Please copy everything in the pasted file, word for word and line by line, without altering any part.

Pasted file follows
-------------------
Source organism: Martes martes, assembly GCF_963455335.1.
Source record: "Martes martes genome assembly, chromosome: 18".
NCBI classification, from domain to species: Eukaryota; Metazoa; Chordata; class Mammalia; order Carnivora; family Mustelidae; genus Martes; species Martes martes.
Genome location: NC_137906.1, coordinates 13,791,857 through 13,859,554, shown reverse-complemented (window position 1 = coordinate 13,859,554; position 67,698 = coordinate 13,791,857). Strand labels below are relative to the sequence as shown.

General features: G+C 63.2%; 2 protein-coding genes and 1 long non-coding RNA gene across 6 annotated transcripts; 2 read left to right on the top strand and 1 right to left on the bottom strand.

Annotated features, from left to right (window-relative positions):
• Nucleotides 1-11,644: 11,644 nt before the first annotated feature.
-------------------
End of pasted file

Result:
Source organism: Martes martes, assembly GCF_963455335.1.
Source record: "Martes martes genome assembly, chromosome: 18".
NCBI classification, from domain to species: Eukaryota; Metazoa; Chordata; class Mammalia; order Carnivora; family Mustelidae; genus Martes; species Martes martes.
Genome location: NC_137906.1, coordinates 13,791,857 through 13,859,554, shown reverse-complemented (window position 1 = coordinate 13,859,554; position 67,698 = coordinate 13,791,857). Strand labels below are relative to the sequence as shown.

General features: G+C 63.2%; 2 protein-coding genes and 1 long non-coding RNA gene across 6 annotated transcripts; 2 read left to right on the top strand and 1 right to left on the bottom strand.

Annotated features, from left to right (window-relative positions):
• Nucleotides 1-11,644: 11,644 nt before the first annotated feature.